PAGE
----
ROSEBURG, ORE. — Two helicopters helped rescue a Roseburg woman missing for nine days in a wilderness southeast of Eugene — one spotted her and another plucked her out of the backcountry.
Umpqua National Forest firefighters also walked her dog out of the woods, said Emily Veale, Umpqua National Forest spokeswoman. The woman was lost in the Boulder Creek Wilderness, which features steep slopes and is littered with fallen trees from wildfires.
“It’s a pretty precarious place to be,” Veale said.
Brandy Rose Molatore, 43, had last been heard from on July 1, said Sgt. Brad O’Dell of the Douglas County Sheriff’s Office. A search for her began five days later, on Friday, O’Dell said. On Tuesday morning, a Douglas Forest Protective Association helicopter crew spotted Molatore near a small forest fire burning in the Boulder Creek Wilderness.
An Oregon Army National Guard helicopter was requested by the sheriff’s office to rescue Molatore because of the rugged terrain of the wilderness. The Black Hawk helicopter picked up Molatore at 1:10 p.m. Tuesday and flew her to an airstrip, where she was transferred to an ambulance. She was transported to Mercy Medical Center in Roseburg, where she was treated and released.
Umpqua National Forest firefighters had made first contact with Molatore, Veale said.
“She was dehydrated and hungry,” she said, but still mobile. The dog seemed frisky, Veale said, but it was likely dehydrated and hungry as well. Firefighters brought the dog to a search-and-rescue team, which was set to reunite it with Molatore.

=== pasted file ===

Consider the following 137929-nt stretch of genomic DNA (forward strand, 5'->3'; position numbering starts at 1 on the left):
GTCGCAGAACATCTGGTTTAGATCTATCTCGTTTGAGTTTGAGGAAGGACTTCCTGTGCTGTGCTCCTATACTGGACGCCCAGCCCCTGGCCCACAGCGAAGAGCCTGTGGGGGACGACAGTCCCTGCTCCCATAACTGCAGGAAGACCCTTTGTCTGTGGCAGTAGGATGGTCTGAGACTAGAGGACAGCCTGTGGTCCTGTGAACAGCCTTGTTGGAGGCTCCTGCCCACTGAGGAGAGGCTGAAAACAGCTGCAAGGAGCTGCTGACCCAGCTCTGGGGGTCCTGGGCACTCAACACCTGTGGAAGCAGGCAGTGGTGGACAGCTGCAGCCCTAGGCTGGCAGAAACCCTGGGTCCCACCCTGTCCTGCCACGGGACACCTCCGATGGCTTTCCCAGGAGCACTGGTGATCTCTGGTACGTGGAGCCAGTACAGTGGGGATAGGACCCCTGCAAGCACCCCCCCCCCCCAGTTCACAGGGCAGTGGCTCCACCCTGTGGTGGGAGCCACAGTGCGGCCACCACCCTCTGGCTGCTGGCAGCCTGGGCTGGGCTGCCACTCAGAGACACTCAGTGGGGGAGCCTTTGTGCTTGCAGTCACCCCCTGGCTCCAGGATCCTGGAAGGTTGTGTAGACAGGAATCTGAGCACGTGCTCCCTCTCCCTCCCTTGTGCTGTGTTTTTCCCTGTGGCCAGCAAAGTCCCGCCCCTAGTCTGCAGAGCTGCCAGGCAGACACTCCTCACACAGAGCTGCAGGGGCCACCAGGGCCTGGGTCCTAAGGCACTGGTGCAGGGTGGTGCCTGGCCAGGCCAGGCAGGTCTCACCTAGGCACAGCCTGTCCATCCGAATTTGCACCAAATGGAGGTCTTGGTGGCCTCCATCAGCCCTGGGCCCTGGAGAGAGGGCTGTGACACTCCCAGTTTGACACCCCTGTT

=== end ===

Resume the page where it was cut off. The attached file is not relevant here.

Boulder Creek Wilderness covers more than 31 square miles of national forest east of Roseburg and north of Highway 138. Boulder Creek, a tributary to the North Umpqua River, flows through the wilderness.
Molatore had been walking the North Umpqua Trail, which follows the North Umpqua River, when she went missing, according to the Douglas County Sheriff’s Office. Trails into the wilderness branch off from the North Umpqua Trail.
The helicopter crew that found Molatore had been helping fight the Silver Rock Fire, dropping water with a bucket slung below the aircraft, and it happened to locate the missing hiker, according to Douglas Forest Protective Association spokesman Kyle Reed.
The cause of the fire remains under investigation, Veale said. There recently had been lightning near where the fire began, she added.
First reports of the fire came late last week, from a man who said he saw a wisp of smoke rising from the forest, Veale said. A camera with the Douglas Forest Protective Association also detected the blaze.
As of Wednesday afternoon, the Silver Rock Fire had charred 3 acres, she said, all within the footprint of the 2008 Rattle Fire.